BC Ride Hailing Legislation Passed – Are Uber and Lyft Left Standing on the Curb?

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BC Ride Hailing Legislation - Uber and Lyft Left Standing on the Curb

The biggest news to come out of the summer of 2019 in BC will likely be the announcement that the provincial government finally opened the door for ride hailing services. As of September new arrivals at YVR can finally stop looking phones and wonder why their apps aren’t working.

However, while the door is open the roads aren’t yet clear, as new legislation comes with a caveat that Uber, Lyft, and candidate drivers aren’t too happy about. Plus, there are a few questions as to what this means for automobile insurance and liability. 

At first the news came with great celebration throughout the province, but as the days have passed the air has been let out of the tires ever so slightly. Before you throw your hat in the ring to become an Uber/Lyft driver, take note of the following.

3 Things You Need to Know About the Arrival of Uber and Lyft in BC

Drivers Require a Class 4 License 

On September 3 ride hailing companies can apply to enter the BC market. While this may allow the Uber app to supersede UberEats upon opening, there is a big question about whether or not drivers will be readily available. This is because the provincial government has mandated that Class 5 licenses, those held by most B.C. drivers, won’t cut it. Instead, ride hailing drivers are required to have a Class 4 license, which is what BC taxi, limousine, and other commercial drivers currently have in their wallets. This will dramatically limit the number of ride hailing drivers on the road come September, or longer.

This provincial move stands in contrast to Saskatchewan, Manitoba, Ontario and Quebec, all of which permit Class 5 (or equivalent) drivers to drive for Uber/Lyft. Both ride hailing companies are up in arms about this Class 4 requirement, and Lyft is indicating that they may not be willing to enter the market without an amendment to the new law:

“Lyft does not currently operate ride sharing in any jurisdiction that requires drivers to change their driver’s license to a commercial driver’s license.” (Aaron Zifkin, Lyft Canda)

The B.C. government states that the Class 4 rule is in play to ensure safety on the roads with ride hailing inception adding to traffic congestion. Recent ICBC data shows that the crash rate for holders of Class 4 licenses is 13 percent less than that of Class 5 drivers.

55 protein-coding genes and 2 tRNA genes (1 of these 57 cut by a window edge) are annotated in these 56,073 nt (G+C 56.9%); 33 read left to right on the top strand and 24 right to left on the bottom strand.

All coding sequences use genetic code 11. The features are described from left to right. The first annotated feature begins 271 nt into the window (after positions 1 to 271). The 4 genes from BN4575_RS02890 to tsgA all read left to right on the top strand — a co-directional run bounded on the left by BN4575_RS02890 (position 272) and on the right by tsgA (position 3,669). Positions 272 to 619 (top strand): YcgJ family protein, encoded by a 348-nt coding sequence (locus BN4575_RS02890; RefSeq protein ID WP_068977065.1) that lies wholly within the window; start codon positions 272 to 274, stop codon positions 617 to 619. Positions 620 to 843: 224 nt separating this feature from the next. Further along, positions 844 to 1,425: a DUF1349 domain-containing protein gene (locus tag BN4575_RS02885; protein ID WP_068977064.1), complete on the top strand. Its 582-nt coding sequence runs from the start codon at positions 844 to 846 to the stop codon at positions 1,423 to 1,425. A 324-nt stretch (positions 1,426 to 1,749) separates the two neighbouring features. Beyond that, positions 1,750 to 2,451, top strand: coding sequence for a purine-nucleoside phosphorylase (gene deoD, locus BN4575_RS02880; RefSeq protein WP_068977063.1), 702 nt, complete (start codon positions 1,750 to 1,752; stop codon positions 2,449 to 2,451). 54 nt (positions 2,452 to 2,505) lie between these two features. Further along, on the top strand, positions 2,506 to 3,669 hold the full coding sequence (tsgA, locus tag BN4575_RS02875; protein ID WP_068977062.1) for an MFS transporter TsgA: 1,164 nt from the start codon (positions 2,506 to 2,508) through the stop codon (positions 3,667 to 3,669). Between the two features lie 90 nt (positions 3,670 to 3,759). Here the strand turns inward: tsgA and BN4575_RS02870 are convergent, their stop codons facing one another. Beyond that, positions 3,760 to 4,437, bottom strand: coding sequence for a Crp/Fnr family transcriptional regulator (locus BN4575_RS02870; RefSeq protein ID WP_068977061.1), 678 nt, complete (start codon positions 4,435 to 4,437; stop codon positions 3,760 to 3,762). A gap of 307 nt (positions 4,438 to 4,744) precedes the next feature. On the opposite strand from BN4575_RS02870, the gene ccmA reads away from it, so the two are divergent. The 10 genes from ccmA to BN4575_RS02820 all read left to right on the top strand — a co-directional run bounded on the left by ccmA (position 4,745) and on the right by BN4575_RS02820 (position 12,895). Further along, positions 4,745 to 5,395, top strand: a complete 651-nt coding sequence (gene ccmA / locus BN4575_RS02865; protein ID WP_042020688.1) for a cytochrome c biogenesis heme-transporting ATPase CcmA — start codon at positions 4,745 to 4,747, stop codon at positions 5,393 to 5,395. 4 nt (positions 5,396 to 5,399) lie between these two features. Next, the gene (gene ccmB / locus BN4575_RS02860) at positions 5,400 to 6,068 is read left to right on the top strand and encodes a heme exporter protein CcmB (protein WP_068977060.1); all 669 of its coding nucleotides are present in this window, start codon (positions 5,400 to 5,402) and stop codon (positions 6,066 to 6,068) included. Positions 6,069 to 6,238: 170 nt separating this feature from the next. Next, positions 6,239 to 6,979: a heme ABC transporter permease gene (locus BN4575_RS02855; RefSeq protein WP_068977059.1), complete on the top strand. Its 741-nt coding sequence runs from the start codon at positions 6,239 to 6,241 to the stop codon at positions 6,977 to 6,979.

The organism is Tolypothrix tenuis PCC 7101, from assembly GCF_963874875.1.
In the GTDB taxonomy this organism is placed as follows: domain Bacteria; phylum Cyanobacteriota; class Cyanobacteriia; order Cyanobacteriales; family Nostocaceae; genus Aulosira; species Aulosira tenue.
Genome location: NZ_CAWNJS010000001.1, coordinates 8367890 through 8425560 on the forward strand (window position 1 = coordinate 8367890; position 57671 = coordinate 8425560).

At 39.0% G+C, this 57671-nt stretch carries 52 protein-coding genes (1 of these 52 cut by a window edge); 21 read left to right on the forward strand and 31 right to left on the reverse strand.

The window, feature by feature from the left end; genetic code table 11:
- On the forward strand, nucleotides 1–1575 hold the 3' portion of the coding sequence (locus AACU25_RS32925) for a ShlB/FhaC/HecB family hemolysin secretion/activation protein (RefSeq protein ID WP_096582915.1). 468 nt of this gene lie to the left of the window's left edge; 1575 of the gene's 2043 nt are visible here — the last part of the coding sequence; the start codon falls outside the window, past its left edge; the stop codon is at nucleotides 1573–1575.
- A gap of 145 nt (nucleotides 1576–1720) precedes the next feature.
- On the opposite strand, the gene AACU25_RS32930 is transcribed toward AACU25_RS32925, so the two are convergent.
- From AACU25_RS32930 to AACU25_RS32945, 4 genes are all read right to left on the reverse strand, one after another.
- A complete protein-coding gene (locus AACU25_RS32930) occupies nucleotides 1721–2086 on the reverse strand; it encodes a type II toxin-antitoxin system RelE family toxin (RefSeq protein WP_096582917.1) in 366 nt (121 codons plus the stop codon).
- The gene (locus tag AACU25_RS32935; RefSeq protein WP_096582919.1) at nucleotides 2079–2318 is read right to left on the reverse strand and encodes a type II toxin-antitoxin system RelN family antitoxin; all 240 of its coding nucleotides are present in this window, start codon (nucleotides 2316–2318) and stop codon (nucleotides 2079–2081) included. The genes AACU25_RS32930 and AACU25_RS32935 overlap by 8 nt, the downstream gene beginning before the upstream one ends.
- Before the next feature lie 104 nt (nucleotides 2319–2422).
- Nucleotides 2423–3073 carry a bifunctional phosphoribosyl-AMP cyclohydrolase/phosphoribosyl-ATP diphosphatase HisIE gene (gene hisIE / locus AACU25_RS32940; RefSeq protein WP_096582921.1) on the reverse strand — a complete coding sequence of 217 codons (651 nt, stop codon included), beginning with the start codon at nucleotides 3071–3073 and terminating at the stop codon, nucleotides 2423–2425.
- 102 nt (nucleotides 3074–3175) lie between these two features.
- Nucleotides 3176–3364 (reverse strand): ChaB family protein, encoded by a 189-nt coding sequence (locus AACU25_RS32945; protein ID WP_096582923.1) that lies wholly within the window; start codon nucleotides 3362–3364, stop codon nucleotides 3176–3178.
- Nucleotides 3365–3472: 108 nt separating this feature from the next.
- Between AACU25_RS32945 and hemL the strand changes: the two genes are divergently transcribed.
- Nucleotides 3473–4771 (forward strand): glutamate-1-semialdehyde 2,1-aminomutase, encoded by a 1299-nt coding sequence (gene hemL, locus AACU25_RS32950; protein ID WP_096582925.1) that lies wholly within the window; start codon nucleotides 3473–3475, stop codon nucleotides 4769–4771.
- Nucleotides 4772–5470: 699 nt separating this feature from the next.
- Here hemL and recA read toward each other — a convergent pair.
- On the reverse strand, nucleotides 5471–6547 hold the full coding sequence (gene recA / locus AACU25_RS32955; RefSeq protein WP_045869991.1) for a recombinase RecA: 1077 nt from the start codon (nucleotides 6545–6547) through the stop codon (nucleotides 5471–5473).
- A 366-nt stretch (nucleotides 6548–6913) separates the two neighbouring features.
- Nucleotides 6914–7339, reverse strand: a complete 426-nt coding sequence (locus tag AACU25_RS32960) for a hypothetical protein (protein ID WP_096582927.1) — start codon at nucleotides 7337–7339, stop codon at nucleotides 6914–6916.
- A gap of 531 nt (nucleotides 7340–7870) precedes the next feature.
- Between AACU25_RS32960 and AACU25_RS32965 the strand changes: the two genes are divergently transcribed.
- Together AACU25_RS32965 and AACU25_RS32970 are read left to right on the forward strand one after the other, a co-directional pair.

If you want to drive for Uber/Lyft (assuming that they agree to the terms) you will need to apply for a Class 4 license, and sooner rather than later considering that the number of requests is expected to cause quite the queue. Park has provided a list of what you will need to qualify for a Class 4 commercial driver’s license here. 

Rules Regarding Fares, Zones, and Number of Vehicles Subject to Change

Another potential point of contention for Uber and Lyft comes from the fact that the B.C. Transportation Ministry is stating that what’s good for the goose (other provinces and states) may not be good for the gander (BC) and therefore they are currently reviewing the rules regarding the fares drivers can charge, vehicle boundary zones, and even the number of ride-hailing vehicles allowed on BC roads. These regulations will be fleshed over the dog days of summer, but will remain subject to change as the future impact of ride hailing in BC comes under scrutiny. Long story short – if you plan on becoming an Uber or Lyft driver, don’t quit your day job quite yet.

ICBC Currently Putting Together a Ride Hailing Insurance Product

At press, ICBC does not yet have a commercial insurance policy in place for ride hailing drivers. However, they will be introducing a new insurance product to support this service in September. Candidate drivers will need to connect to an independent insurance broker to keep abreast of developments, and ensure that they have the most comprehensive coverage possible. While Uber and Lyft state that they are on the fence about whether or not they will enter the BC market in light of the new rules, there will more than likely be some form of ride hailing operating in the province soon after September 3. As a driver seeking to capitalize on the opportunity, you will want to get ahead of the pack while ensuring protection for yourself, your vehicle, your passengers, and others sharing the changing roads to come. Contact Park Insurance today to discuss your changing auto insurance requirements and to get the answers you need.

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